**Gone Girl and Sharp Objects spoilers below**
Of the major female characters in Gillian Flynn’s three novels; Amma, the little sister in Sharp Objects is probably the least believable, and Amy, the protagonist/antagonist in Gone Girl is probably the most believable. Don’t agree? I would argue that the trope of the evil little girl is both unoriginal and based on little more than the popular imagination’s rendering of Lizzie Borden, while we all know a bitch in real life that might be as crazy as Amy Dunne.
I mean no disrespect to Gillian Flynn when I say I find Amma to be an unbelievable character. I mean only that Flynn’s other characters are better drawn and that there is something especially terrifying about someone who is outwardly perfect, beautiful and fun like Amy Dunne, who will do things to you that are worse than murder. Amy is a character drawn so well that by the end of the book, even as I was terrified of her I also found myself wanting to go for a drink with someone like her. There’s something appealing about Amy. About the brilliance it took to plan her crime, about her commitment to perfection. It’s impressive and if there were any way to ensure she would always stay on your side, it would be a hell of a life having someone like Amy around.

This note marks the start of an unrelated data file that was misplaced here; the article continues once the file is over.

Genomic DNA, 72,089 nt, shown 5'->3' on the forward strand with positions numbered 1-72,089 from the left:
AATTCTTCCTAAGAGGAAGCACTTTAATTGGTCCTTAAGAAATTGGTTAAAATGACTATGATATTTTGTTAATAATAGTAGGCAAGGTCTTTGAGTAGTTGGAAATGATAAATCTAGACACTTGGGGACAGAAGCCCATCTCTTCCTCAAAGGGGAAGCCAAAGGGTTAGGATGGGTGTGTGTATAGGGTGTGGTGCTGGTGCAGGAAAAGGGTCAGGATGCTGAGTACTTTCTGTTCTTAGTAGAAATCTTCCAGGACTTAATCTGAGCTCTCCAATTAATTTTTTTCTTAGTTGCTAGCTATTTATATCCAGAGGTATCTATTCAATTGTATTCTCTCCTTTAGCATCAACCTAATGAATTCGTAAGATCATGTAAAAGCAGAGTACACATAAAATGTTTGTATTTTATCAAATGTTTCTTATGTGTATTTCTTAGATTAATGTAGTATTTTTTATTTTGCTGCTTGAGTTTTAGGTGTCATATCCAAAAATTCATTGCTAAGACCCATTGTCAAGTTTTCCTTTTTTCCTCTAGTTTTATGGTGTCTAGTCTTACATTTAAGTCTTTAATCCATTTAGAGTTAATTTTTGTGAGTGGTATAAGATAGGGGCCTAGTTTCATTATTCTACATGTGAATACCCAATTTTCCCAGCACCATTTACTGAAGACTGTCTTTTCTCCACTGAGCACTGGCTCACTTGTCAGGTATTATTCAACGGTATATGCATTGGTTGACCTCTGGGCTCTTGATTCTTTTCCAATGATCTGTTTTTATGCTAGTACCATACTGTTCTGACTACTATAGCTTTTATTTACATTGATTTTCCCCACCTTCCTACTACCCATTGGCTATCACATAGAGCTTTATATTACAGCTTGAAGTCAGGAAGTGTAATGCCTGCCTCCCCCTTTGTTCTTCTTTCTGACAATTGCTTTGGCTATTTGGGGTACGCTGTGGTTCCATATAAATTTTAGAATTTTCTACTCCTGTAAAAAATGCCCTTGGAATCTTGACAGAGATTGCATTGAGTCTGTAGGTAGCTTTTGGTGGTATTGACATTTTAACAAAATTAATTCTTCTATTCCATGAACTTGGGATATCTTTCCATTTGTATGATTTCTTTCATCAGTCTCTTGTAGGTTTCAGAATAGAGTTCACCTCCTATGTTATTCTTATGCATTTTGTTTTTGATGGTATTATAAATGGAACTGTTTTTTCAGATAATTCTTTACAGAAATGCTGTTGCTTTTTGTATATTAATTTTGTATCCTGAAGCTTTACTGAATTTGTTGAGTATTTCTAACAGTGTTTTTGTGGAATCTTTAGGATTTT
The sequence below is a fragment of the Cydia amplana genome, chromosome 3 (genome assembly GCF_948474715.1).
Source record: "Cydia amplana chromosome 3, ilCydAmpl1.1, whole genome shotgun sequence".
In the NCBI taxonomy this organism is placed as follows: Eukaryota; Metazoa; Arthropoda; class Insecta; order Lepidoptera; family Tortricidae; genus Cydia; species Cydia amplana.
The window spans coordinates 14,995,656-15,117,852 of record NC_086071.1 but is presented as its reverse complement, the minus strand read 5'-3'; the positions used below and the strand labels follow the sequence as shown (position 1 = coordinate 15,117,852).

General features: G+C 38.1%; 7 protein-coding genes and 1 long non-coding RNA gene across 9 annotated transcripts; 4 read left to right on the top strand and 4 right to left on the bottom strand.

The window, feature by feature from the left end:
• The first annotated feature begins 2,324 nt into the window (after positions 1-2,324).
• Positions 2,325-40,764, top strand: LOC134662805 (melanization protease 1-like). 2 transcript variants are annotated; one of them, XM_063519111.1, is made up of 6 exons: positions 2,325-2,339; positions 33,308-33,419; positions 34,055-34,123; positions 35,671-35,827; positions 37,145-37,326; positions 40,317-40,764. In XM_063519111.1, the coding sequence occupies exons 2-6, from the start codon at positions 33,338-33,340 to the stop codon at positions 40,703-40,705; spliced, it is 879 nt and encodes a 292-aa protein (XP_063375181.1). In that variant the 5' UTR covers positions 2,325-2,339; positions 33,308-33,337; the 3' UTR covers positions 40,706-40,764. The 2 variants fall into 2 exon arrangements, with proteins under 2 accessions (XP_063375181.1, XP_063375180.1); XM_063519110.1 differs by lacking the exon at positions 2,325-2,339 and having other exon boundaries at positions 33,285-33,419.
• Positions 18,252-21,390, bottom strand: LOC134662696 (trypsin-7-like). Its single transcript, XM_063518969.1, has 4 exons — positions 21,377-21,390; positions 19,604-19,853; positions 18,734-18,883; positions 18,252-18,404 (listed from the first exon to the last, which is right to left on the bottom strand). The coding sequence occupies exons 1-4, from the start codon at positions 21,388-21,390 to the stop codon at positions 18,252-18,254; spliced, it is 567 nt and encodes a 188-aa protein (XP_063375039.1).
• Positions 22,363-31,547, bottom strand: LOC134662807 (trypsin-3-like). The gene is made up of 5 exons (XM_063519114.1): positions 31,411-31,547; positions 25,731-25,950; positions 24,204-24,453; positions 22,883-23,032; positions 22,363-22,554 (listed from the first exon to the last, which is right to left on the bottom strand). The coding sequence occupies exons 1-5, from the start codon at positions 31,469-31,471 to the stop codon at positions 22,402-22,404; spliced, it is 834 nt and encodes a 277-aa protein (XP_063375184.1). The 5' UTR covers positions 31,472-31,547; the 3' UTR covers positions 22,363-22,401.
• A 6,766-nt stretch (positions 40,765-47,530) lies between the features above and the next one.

Flynn’s process for writing is interesting and worth noting. She doesn’t outline her books but lets the story happen organically; consider that as a reader it can be tricky to keep track of timelines and directions in her novels. For Gone Girl she devised whole lives for her main characters, wrote background material, did writing exercises to help her flesh them out and better understand the people who’s lives she was ruining on the page. Wanting to understand who these characters were as people Flynn made iPod playlists and Netflix queues for Nick and Amy, and wrote scenes from the POV of minor figures throughout their lives. This stuff wasn’t meant to be used in the book, it was meant to help Flynn in its construction. That famous “cool girl” speech? That started as one of those writing exercises but Flynn liked it so much she decided to keep it.
We’re lucky to be reading in a time when a writer as talented as Flynn is writing mysteries. Popular fiction is popular for a reason; it’s fun and exciting to read and accessible enough that a wide cross section of people can join the conversation about it. Unfortunately, popular fiction often isn’t very good (I’m looking at you, 50 Shades of Gray). How lucky that a writer like Flynn can give us the page-turners we crave while also delivering weird and wonderful characters, maze-like but plausible plots, and the occasional take-down of “cool girls.”